Tag Archives: datafication

MyFitnessPal: The Datafication of Nutrition

When I was initially choosing my topic, I had it narrowed down to the datafication of nutrition. From there, I initially thought of nutritional apps, but struggled to find a clear direction from there. I had trouble deciding how specific was too specific, so I began my research and decided to let my topic emerge on its own.

For me, the argument came before the topic. As I was doing research, I tried to be open-minded to all sides of the problem at hand – people having difficulty managing their health and diet. Once I decided that I strongly felt the apps were helping people become more healthy, I gained more direction. From there, I saw that there are many different kids of nutritional apps, so it would be best to choose which one I thought was the most effective, and talk about why and how.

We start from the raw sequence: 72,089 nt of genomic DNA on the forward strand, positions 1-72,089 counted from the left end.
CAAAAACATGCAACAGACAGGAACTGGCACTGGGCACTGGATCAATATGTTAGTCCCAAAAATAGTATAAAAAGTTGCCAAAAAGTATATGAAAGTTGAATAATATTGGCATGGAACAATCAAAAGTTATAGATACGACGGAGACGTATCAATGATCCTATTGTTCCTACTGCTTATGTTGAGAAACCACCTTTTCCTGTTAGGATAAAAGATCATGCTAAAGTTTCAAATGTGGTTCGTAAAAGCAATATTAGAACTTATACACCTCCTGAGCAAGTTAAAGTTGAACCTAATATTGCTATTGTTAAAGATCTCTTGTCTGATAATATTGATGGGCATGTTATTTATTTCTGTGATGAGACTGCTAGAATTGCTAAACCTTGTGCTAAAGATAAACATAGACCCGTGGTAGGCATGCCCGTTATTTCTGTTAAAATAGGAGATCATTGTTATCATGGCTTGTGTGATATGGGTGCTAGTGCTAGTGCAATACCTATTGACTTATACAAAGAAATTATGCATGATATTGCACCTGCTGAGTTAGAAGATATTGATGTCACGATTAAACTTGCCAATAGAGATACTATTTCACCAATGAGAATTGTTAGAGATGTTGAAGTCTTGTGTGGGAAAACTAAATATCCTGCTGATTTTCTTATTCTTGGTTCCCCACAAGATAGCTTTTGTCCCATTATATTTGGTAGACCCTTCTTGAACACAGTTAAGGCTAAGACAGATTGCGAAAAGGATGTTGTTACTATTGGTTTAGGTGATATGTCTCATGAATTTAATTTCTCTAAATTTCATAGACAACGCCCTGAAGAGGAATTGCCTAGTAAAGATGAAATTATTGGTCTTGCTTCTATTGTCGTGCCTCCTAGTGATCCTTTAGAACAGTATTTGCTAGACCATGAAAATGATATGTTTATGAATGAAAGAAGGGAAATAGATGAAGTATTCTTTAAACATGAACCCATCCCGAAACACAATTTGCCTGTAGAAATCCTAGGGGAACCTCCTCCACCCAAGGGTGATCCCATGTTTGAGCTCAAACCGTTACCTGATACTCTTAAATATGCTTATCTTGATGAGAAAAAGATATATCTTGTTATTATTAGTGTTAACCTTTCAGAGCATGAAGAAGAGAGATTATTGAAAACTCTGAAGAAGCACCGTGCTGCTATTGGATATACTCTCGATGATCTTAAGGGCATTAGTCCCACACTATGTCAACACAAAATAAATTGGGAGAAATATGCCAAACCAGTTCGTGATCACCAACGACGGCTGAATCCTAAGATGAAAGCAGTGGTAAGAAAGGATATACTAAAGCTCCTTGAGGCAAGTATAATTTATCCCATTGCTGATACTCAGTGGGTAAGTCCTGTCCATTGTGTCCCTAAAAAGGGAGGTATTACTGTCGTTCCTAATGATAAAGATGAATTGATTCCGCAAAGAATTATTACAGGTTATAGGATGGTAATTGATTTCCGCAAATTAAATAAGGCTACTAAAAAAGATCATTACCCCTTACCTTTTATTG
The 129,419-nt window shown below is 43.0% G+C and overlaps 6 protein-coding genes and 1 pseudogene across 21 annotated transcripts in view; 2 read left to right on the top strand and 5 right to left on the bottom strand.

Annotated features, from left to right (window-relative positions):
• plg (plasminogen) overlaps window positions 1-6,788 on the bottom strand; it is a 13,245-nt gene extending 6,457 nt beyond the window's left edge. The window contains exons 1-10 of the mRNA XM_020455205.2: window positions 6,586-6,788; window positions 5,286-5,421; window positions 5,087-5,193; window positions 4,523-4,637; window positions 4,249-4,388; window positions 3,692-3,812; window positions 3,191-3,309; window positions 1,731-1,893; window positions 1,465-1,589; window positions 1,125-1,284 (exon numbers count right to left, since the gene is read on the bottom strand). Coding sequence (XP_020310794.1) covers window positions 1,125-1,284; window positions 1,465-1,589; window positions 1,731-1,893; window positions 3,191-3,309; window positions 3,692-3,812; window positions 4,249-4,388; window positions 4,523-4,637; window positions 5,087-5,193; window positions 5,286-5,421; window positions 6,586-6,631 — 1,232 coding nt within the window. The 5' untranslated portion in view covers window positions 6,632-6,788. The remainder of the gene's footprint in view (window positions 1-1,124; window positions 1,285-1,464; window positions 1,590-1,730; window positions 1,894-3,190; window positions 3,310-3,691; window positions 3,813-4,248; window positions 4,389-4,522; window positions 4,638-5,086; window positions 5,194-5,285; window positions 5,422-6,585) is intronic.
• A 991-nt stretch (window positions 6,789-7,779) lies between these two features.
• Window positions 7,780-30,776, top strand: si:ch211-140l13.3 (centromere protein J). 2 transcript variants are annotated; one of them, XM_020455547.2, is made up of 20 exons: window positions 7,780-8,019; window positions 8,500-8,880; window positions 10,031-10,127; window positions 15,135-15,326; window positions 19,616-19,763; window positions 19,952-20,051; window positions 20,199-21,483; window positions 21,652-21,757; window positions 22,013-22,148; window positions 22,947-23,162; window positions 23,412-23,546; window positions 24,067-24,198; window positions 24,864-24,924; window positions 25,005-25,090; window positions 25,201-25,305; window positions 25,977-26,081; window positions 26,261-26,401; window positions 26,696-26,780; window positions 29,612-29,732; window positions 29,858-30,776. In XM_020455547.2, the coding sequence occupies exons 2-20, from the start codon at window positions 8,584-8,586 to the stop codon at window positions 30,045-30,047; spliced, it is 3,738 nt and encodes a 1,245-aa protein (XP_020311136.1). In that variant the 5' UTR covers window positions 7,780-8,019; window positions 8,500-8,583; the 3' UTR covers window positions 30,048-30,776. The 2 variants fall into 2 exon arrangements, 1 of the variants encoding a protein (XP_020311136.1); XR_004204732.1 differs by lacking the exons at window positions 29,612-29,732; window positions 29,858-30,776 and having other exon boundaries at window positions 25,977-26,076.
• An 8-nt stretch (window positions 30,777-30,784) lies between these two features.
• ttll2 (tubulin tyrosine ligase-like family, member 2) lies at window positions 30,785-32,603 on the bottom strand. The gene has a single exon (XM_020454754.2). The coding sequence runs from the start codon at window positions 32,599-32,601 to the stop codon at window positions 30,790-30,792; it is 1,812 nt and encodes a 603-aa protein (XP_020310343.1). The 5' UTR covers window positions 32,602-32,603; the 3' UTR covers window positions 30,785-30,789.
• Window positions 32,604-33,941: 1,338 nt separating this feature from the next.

When I am presented with information, I like being able to visualize it clearly. Data and information alone can often feel intangible or unimaginable. For this reason, I tried to choose images that put whatever I was saying into perspective. After I was done giving the presentation, I wanted people to be able to go back, see the image, and immediately recall the main concepts I talked about during that slide.

One example is that of the image of one serving of ice cream.